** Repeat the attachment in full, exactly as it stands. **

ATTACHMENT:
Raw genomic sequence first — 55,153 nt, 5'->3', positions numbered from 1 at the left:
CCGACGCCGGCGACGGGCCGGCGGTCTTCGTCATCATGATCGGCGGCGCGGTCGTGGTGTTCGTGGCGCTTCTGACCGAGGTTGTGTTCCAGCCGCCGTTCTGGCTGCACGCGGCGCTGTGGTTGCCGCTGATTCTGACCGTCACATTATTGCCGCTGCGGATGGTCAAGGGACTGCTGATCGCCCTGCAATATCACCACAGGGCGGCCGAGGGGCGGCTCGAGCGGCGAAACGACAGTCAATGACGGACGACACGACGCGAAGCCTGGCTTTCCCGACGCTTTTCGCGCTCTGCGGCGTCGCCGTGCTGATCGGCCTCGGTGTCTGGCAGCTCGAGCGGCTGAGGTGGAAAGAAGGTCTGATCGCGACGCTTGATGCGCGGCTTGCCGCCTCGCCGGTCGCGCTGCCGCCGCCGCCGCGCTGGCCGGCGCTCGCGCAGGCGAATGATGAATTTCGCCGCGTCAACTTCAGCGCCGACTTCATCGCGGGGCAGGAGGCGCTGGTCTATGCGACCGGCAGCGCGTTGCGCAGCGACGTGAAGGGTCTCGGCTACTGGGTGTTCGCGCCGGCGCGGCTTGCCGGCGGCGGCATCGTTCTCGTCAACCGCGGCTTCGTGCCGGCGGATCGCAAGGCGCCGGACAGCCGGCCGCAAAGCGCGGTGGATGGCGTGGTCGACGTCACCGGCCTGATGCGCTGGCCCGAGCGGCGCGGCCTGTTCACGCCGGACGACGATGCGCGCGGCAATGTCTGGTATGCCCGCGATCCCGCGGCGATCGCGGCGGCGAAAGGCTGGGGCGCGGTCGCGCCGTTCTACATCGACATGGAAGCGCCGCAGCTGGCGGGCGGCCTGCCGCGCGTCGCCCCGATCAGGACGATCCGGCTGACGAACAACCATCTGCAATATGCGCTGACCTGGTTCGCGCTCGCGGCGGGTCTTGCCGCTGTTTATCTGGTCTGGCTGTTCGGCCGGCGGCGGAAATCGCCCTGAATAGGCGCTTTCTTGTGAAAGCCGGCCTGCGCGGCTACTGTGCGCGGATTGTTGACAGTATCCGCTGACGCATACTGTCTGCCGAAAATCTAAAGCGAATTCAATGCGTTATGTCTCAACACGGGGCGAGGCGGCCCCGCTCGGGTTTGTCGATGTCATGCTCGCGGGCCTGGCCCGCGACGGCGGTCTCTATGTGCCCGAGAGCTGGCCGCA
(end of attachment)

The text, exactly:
Raw genomic sequence first — 55,153 nt, 5'->3', positions numbered from 1 at the left:
CCGACGCCGGCGACGGGCCGGCGGTCTTCGTCATCATGATCGGCGGCGCGGTCGTGGTGTTCGTGGCGCTTCTGACCGAGGTTGTGTTCCAGCCGCCGTTCTGGCTGCACGCGGCGCTGTGGTTGCCGCTGATTCTGACCGTCACATTATTGCCGCTGCGGATGGTCAAGGGACTGCTGATCGCCCTGCAATATCACCACAGGGCGGCCGAGGGGCGGCTCGAGCGGCGAAACGACAGTCAATGACGGACGACACGACGCGAAGCCTGGCTTTCCCGACGCTTTTCGCGCTCTGCGGCGTCGCCGTGCTGATCGGCCTCGGTGTCTGGCAGCTCGAGCGGCTGAGGTGGAAAGAAGGTCTGATCGCGACGCTTGATGCGCGGCTTGCCGCCTCGCCGGTCGCGCTGCCGCCGCCGCCGCGCTGGCCGGCGCTCGCGCAGGCGAATGATGAATTTCGCCGCGTCAACTTCAGCGCCGACTTCATCGCGGGGCAGGAGGCGCTGGTCTATGCGACCGGCAGCGCGTTGCGCAGCGACGTGAAGGGTCTCGGCTACTGGGTGTTCGCGCCGGCGCGGCTTGCCGGCGGCGGCATCGTTCTCGTCAACCGCGGCTTCGTGCCGGCGGATCGCAAGGCGCCGGACAGCCGGCCGCAAAGCGCGGTGGATGGCGTGGTCGACGTCACCGGCCTGATGCGCTGGCCCGAGCGGCGCGGCCTGTTCACGCCGGACGACGATGCGCGCGGCAATGTCTGGTATGCCCGCGATCCCGCGGCGATCGCGGCGGCGAAAGGCTGGGGCGCGGTCGCGCCGTTCTACATCGACATGGAAGCGCCGCAGCTGGCGGGCGGCCTGCCGCGCGTCGCCCCGATCAGGACGATCCGGCTGACGAACAACCATCTGCAATATGCGCTGACCTGGTTCGCGCTCGCGGCGGGTCTTGCCGCTGTTTATCTGGTCTGGCTGTTCGGCCGGCGGCGGAAATCGCCCTGAATAGGCGCTTTCTTGTGAAAGCCGGCCTGCGCGGCTACTGTGCGCGGATTGTTGACAGTATCCGCTGACGCATACTGTCTGCCGAAAATCTAAAGCGAATTCAATGCGTTATGTCTCAACACGGGGCGAGGCGGCCCCGCTCGGGTTTGTCGATGTCATGCTCGCGGGCCTGGCCCGCGACGGCGGTCTCTATGTGCCCGAGAGCTGGCCGCA